PhD in Nursing Science Program

Elizabeth Davies Howard

Women’s Decisional Conflict, Anxiety, and Coping Strategies Following Diagnosis of Fetal Abnormality


Dissertation under the direction of Professor Lynda LaMontagne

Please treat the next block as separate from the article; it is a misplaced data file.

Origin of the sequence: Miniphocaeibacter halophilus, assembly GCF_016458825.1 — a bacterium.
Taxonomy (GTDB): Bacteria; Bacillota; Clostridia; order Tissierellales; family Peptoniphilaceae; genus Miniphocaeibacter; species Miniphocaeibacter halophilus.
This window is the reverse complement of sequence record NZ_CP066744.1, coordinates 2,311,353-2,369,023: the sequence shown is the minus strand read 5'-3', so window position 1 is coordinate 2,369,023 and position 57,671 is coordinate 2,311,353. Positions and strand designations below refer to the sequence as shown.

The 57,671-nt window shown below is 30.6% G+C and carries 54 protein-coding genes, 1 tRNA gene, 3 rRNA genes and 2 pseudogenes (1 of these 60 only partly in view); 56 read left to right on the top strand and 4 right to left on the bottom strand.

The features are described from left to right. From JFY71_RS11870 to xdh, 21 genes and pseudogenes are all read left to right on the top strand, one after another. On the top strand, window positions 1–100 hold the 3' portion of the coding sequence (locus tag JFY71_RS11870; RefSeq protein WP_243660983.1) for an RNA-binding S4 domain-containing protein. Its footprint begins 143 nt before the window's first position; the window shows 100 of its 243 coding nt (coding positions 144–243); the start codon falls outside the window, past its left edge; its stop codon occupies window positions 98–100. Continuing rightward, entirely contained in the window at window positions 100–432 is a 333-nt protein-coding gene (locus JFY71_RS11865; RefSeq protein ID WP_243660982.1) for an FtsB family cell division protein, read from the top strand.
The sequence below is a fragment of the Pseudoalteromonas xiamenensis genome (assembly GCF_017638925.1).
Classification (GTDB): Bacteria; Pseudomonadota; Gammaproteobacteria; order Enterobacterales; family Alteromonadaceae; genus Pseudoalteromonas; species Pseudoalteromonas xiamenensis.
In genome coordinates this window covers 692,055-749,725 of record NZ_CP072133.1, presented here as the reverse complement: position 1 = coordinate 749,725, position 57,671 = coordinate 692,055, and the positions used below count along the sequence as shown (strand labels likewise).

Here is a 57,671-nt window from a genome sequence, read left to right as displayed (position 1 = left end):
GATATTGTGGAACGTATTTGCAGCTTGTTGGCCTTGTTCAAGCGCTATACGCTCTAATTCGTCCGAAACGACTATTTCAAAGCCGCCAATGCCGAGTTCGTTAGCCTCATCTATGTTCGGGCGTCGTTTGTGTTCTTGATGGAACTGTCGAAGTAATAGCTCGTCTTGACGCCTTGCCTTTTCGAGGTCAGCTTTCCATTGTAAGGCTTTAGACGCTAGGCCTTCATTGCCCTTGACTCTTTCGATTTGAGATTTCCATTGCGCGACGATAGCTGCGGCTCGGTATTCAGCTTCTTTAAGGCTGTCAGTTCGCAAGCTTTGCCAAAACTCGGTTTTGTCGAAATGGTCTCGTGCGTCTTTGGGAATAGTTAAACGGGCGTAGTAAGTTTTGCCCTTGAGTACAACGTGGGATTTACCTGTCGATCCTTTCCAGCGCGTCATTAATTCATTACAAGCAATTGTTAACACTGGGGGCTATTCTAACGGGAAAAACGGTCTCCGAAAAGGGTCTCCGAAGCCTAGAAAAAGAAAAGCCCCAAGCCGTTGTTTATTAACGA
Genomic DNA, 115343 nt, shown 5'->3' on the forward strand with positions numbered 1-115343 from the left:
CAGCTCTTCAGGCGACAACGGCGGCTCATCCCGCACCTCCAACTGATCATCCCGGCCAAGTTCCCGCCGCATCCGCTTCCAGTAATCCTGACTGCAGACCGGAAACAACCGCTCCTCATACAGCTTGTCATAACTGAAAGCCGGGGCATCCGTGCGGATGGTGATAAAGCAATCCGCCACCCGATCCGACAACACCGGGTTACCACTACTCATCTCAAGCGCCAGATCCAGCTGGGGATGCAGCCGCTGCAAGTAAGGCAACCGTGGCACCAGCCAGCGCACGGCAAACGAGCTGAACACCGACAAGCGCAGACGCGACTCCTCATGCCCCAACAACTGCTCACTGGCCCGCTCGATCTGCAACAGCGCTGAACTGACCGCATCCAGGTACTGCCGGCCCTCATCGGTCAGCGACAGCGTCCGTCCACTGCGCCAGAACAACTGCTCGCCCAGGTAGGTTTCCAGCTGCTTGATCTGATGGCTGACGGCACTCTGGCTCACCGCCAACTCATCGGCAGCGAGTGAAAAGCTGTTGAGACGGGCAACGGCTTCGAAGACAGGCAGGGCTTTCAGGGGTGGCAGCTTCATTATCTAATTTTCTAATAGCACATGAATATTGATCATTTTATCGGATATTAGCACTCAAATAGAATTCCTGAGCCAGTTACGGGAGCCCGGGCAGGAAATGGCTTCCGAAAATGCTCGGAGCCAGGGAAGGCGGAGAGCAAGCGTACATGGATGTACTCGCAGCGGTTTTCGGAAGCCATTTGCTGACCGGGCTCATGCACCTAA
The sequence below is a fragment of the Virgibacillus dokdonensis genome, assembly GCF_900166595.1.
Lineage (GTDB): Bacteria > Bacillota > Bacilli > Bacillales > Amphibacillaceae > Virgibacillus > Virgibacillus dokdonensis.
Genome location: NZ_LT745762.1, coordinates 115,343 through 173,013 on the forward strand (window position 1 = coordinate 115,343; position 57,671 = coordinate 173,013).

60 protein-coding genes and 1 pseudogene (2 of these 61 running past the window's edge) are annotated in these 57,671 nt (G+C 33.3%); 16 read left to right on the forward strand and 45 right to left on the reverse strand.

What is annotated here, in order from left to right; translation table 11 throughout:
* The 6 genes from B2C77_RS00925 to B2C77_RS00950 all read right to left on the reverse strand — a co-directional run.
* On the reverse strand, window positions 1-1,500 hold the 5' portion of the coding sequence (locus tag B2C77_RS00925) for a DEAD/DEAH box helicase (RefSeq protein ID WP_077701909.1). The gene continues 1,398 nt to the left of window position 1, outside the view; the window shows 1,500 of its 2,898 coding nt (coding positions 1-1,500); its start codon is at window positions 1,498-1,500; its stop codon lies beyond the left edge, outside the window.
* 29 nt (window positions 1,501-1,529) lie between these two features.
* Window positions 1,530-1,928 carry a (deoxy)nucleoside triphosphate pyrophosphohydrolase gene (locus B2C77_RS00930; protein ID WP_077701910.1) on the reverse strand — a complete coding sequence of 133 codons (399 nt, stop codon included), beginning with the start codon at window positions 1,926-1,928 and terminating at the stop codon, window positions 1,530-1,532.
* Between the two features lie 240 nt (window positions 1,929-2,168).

For most women pregnancy is a positive transition in their life. The diagnosis of a fetal abnormality creates an uncertain outcome for the transitional process of becoming a parent. A prenatal diagnosis of fetal abnormality is characterized as an emotionally devastating and profoundly stressful event for women because it involves making difficult reproductive choices such as continuation of pregnancy with no intervention, elective termination, or, in selected cases, experimental fetal therapy. This descriptive correlational study examined the relationships among women’s decisional conflict, anxiety, and coping strategies following a diagnosis of fetal abnormality. Fifty-five women who had a confirmed diagnosis of fetal abnormality prior to 24 weeks gestation were interviewed. Standardized instruments were used to obtain data on women’s decisional conflict, anxiety and coping strategies. Overall, women had low levels of total decisional conflict, but high levels of uncertainty in choice, moderately high levels of anxiety and used proportionately more emotion-focused than problem-focused coping strategies. Women who received a diagnosis of a lethal fetal abnormality had higher anxiety and uncertainty in choice than women who received a non-lethal diagnosis. Women’s level of anxiety and use of escape-avoidance coping also were found to be significant predictors of decisional conflict. The findings of this study provide a deeper understanding of the decision dilemma and the pattern of coping as important factors affecting women’s resolution of the decisional conflict following diagnosis of fetal abnormality.